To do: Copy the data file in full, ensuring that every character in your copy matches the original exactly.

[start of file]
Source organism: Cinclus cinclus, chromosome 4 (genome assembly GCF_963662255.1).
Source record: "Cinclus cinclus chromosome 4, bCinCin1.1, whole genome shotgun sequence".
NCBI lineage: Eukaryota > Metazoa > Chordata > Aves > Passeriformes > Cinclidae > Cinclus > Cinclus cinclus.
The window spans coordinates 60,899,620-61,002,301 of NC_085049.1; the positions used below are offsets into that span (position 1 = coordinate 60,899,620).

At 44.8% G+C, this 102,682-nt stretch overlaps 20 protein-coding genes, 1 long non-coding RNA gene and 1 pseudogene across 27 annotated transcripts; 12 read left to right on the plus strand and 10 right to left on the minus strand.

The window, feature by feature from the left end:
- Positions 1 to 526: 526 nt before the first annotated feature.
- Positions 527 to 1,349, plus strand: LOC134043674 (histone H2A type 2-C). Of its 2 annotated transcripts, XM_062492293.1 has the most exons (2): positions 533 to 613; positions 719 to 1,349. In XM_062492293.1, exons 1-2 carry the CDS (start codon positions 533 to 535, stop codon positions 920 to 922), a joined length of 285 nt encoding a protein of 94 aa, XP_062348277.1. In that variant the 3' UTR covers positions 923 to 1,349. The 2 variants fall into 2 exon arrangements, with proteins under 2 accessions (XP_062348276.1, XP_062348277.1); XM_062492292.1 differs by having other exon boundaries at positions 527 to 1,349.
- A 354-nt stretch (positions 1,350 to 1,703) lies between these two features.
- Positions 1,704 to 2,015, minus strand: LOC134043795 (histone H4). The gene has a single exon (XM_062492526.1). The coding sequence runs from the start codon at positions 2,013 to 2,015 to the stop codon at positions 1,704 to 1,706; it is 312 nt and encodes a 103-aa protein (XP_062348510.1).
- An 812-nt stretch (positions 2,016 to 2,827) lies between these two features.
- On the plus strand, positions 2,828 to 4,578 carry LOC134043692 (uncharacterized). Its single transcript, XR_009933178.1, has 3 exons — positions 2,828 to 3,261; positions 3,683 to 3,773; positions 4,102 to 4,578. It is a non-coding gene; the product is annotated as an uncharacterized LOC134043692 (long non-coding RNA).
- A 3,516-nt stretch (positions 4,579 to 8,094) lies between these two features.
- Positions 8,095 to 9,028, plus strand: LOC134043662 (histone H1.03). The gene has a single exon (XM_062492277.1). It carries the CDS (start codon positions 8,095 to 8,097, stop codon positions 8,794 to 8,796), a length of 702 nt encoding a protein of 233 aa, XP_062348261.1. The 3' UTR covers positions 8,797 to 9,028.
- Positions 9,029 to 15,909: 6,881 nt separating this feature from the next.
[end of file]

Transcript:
Source organism: Cinclus cinclus, chromosome 4 (genome assembly GCF_963662255.1).
Source record: "Cinclus cinclus chromosome 4, bCinCin1.1, whole genome shotgun sequence".
NCBI lineage: Eukaryota > Metazoa > Chordata > Aves > Passeriformes > Cinclidae > Cinclus > Cinclus cinclus.
The window spans coordinates 60,899,620-61,002,301 of NC_085049.1; the positions used below are offsets into that span (position 1 = coordinate 60,899,620).

At 44.8% G+C, this 102,682-nt stretch overlaps 20 protein-coding genes, 1 long non-coding RNA gene and 1 pseudogene across 27 annotated transcripts; 12 read left to right on the plus strand and 10 right to left on the minus strand.

The window, feature by feature from the left end:
- Positions 1 to 526: 526 nt before the first annotated feature.
- Positions 527 to 1,349, plus strand: LOC134043674 (histone H2A type 2-C). Of its 2 annotated transcripts, XM_062492293.1 has the most exons (2): positions 533 to 613; positions 719 to 1,349. In XM_062492293.1, exons 1-2 carry the CDS (start codon positions 533 to 535, stop codon positions 920 to 922), a joined length of 285 nt encoding a protein of 94 aa, XP_062348277.1. In that variant the 3' UTR covers positions 923 to 1,349. The 2 variants fall into 2 exon arrangements, with proteins under 2 accessions (XP_062348276.1, XP_062348277.1); XM_062492292.1 differs by having other exon boundaries at positions 527 to 1,349.
- A 354-nt stretch (positions 1,350 to 1,703) lies between these two features.
- Positions 1,704 to 2,015, minus strand: LOC134043795 (histone H4). The gene has a single exon (XM_062492526.1). The coding sequence runs from the start codon at positions 2,013 to 2,015 to the stop codon at positions 1,704 to 1,706; it is 312 nt and encodes a 103-aa protein (XP_062348510.1).
- An 812-nt stretch (positions 2,016 to 2,827) lies between these two features.
- On the plus strand, positions 2,828 to 4,578 carry LOC134043692 (uncharacterized). Its single transcript, XR_009933178.1, has 3 exons — positions 2,828 to 3,261; positions 3,683 to 3,773; positions 4,102 to 4,578. It is a non-coding gene; the product is annotated as an uncharacterized LOC134043692 (long non-coding RNA).
- A 3,516-nt stretch (positions 4,579 to 8,094) lies between these two features.
- Positions 8,095 to 9,028, plus strand: LOC134043662 (histone H1.03). The gene has a single exon (XM_062492277.1). It carries the CDS (start codon positions 8,095 to 8,097, stop codon positions 8,794 to 8,796), a length of 702 nt encoding a protein of 233 aa, XP_062348261.1. The 3' UTR covers positions 8,797 to 9,028.
- Positions 9,029 to 15,909: 6,881 nt separating this feature from the next.